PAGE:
Microsoft's Xbox One backwards compatibility is almost taken from granted these days, but let's not forget the scale of the achievement here - even the standard Xbox One S model has the ability to outperform original hardware both in terms of CPU and GPU performance, with most titles sticking far closely to their frame-rate targets than they did on original hardware. But just how much faster could original Xbox 360 titles run if developer-imposed 30fps caps were removed? And is there a case for the games of today to include optional modes that unlock performance, only becoming fully exploited when running on the hardware of tomorrow?

It's a topic I've been considering recently having checked out how Ghost Recon Advanced Warfighter runs on Xbox One hardware after its recent back-compat release. It's an early Xbox 360 release originally released in March 2006, mere months after the launch of the console itself. It's also remarkable in that it mostly runs at 60 frames per second on Xbox One X, when performance analysis seems to demonstrate pretty conclusively that the original game has a 30fps target frame-rate. So what's going on here? Is Microsoft experimenting with its emulator and removing the original developer's frame-rate cap, and by extension, could more titles follow?

At first glance, you'd be forgiven for thinking that's the case, but based on a closer look at how the game operates on Xbox 360, the chances are that Microsoft's emulator is working exactly as it usually does and that GRAW's big increase in performance is something of a one-off. While the vast majority of gameplay on original hardware seems to run at 30fps - or frequently lower - there are little 'hiccups' in performance that see the game momentarily break free of its 30fps performance limit, usually accompanied by screen-tearing. The extra processing resources offered by Xbox One X seem to ensure that these edge-case scenarios on Xbox 360 become the norm, with the emulator's enforced v-sync taking care of the tearing in the process.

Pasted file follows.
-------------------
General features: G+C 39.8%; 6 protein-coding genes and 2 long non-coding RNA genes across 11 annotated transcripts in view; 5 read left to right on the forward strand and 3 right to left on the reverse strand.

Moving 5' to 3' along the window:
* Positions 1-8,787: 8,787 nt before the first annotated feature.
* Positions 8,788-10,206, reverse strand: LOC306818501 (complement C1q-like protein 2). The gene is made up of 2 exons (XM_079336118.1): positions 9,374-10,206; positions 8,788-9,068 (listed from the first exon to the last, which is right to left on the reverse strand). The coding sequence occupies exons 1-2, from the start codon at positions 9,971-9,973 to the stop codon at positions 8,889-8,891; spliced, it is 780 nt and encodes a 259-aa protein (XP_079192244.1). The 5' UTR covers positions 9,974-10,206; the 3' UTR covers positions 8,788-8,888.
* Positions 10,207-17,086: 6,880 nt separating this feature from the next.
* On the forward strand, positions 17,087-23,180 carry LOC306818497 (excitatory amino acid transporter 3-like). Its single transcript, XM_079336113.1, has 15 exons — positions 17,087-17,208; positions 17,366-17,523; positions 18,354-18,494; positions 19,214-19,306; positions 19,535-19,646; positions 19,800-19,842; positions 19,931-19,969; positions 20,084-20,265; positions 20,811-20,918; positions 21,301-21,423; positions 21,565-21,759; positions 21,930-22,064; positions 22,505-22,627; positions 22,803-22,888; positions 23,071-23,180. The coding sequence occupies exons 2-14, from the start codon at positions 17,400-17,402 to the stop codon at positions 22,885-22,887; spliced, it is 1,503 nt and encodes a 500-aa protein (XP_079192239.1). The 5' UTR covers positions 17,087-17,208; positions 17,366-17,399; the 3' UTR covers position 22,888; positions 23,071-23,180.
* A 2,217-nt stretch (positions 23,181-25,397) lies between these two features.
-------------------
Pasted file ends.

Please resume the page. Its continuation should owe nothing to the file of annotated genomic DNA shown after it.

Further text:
For its part, the Xbox One S also runs unlocked, but often sitting in a 40-50fps no man's land, shorn of the extra CPU and (especially) GPU power available on the X. As transformed as the game is on Microsoft's top-tier console, it is worth stressing that it's still not a locked 60 frames per second - larger scale areas and alpha transparencies can still cause issues. It's also more of a technical curiosity overall than a must-play back-compat experience - it's a fairly simple game overall and control is laggy to say the least, even running flat out at 60fps. As for how 60fps is possible under emulation beyond seemingly lifting the 30fps cap, it's likely that the game isn't exactly CPU heavy: AI is thin on the ground, environments are fairly sparse, and it is a cross-gen title of its era: GRAW also appeared on PS2 and the OG Xbox.

A look at Ghost Recon Advanced Warfighter's remarkable frame-rate boost on Xbox One, plus a wider view on potential forward compatibility.

But this concept of running Xbox 360 30fps titles at 2x frame-time is a compelling one, and the question must be asked - is there an argument for developers to include the option of an unlocked frame-rate in the games of today, not so much to accommodate the hardware of the here and now, but for the next-gen machines to come? We do actually have a handful of examples here from the Xbox 360 era that illustrate both the pros and the cons of doing so.

Take BioShock, for example - the original Xbox 360 release rather than the remaster. It does indeed feature a 30fps cap by default, but the option exists to turn it off. It also disables v-sync and was presumably included to offer an optional, PC-like experience. Performance is highly variable and the constant tearing is somewhat off-putting, but on Xbox One X, much of the experience plays out locked at 60 frames per second - it's certainly the best way to play that particular game. On the flip-side, we have Grand Theft Auto 4, which runs unlocked by default on Xbox 360, with performance sometimes careening wildly between CPU and GPU bottlenecks on Xbox One X when a 30fps cap would have helped the title immensely in delivering a more consistent experience (demonstrably so, bearing in mind the excellent results seen in Red Dead Redemption, where a frame-rate limit was added).